Def­i­nitely Not Your Par­ents’ Prom: Philly’s Elab­o­rate Send-Off Cul­ture

The Oakdale Leader - - NEIGHBORHOOD VALUES -

PHILADEL­PHIA — Sau­dia Shuler promised there would be ac­tion.

Last year, the North Philly mom made na­tional head­lines af­ter drop­ping $25,000 for a prom send-off. You might re­mem­ber the camel she hired for the Dubaithemed bash she threw for her son, J.J. Eden Jr. When it came to cre­at­ing a send­off this year based on the film Black Pan­ther, let’s just say she sensed which way to go.

Her pan­ther, Queen, stayed caged and mostly quiet on a re­cent Wed­nes­day evening as hun­dreds of peo­ple gath­ered, scores in cos­tume, on 22nd Street near Shuler’s soul food restau­rant. Who would ben­e­fit from Shuler’s largesse this year? She had held a sort of cast­ing call for the fete; she chose Dayanna McBride, a grad­u­at­ing se­nior at the Yes Philly school from South Philly as the star of her show, which went up al­most im­me­di­ately on so­cial me­dia.

Prom send­offs are the party be­fore the party. The ba­sic premise — an op­por­tu­nity for rel­a­tives and fam­ily friends to fawn over the prom-go­ers — goes way back. These days, how­ever, in Philly’s black com­mu­nity in par­tic­u­lar, the prom send­off can be much big­ger than the prom it­self.

Many fam­i­lies have jour­neyed past the liv­ing room photo ops with trays of light bites. It is com­mon now to see black moth­ers or­der­ing cus­tom photo back­drops and en­list­ing DJs and pho­tog­ra­phers. We’ve wit­nessed a James Bond-theme pro­duc­tion where a lucky cou­ple trav­eled by he­li­copter. Who needs to bor­row Mom and Dad’s wheels when one can rent a Rolls?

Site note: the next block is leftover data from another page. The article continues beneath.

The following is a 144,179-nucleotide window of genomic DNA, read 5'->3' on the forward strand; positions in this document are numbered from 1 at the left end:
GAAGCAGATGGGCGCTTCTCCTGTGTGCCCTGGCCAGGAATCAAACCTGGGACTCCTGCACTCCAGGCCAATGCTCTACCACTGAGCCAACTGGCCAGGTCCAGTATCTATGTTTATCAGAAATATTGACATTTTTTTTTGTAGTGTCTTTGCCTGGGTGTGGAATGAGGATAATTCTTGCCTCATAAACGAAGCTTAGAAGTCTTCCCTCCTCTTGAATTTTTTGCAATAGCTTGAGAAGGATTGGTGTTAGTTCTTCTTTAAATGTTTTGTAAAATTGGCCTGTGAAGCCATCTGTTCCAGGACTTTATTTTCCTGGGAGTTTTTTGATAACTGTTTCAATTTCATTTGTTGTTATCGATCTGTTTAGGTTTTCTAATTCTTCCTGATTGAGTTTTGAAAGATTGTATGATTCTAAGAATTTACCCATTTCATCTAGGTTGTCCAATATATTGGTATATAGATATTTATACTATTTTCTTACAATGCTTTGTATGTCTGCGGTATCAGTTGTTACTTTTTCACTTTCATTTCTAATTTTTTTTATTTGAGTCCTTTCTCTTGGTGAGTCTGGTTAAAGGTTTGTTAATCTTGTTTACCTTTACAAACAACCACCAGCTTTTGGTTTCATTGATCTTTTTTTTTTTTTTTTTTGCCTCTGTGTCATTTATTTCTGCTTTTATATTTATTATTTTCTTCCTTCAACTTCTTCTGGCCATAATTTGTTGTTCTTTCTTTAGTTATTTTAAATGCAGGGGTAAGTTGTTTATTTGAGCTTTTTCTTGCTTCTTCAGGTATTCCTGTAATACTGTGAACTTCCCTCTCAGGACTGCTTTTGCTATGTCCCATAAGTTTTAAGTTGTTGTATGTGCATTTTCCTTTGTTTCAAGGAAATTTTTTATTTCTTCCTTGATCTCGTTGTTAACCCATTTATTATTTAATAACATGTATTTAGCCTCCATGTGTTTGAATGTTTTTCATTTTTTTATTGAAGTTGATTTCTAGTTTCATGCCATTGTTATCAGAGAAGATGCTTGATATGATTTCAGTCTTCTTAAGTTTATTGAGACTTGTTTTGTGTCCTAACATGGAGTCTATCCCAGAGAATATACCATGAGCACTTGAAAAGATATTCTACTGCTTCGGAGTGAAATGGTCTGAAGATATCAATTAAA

Shuler’s brand of pageantry is at another level al­to­gether. Her “Wakanda Comes to Philly” was a send­off, surely, but it was also a live show, a film shoot, a catered din­ner and block party.

One set of ac­tors dressed as the all-woman mil­i­tary guard from Black Pan­ther’s myth­i­cal sub-Sa­ha­ran na­tion, while another set rep­re­sented the Jabari tribe. Dance and drum­ming flowed through the event. There were airs of the su­per­hero block­buster film, but also of Com­ing to Amer­ica.

Quian Brown, McBride’s date, made his en­trance af­ter the ac­tors feigned to be at the brink of bat­tle. “I feel like I’m the Man,” Brown said later.

McBride’s fi­nal prom look (she had two dresses) was a gold cus­tom dress by Brit­tany DeShields with a train car­ried by Wakan­dan war­riors. When she reached their Tesla, hired for the night, McBride smiled glee­fully.

What’s changed? In­sta­gram et al.

It’s so­cial me­dia that has changed send­offs, say par­ents and prom pro­fes­sion­als. Videog­ra­pher Brian Hill can’t see why else he’d be get­ting so many re­quests for prom movies: “Ev­ery­one wants it so that they can post it.”

Teens talk of prom sea­son as a time when they con­tin­u­ously watch through their feeds. “Ev­ery­one looks so nice,” said Jayla Gar­ner, a grad­u­at­ing se­nior at Girls High School. “It’s kind of ex­cit­ing, and then I get ex­cited for my­self, like, ‘Oooh, I’m next.’ “

The most op­u­lent or poignant images from send-offs may reach the Shade Room, a black gos­sip out­let with 13 mil­lion fol­low­ers.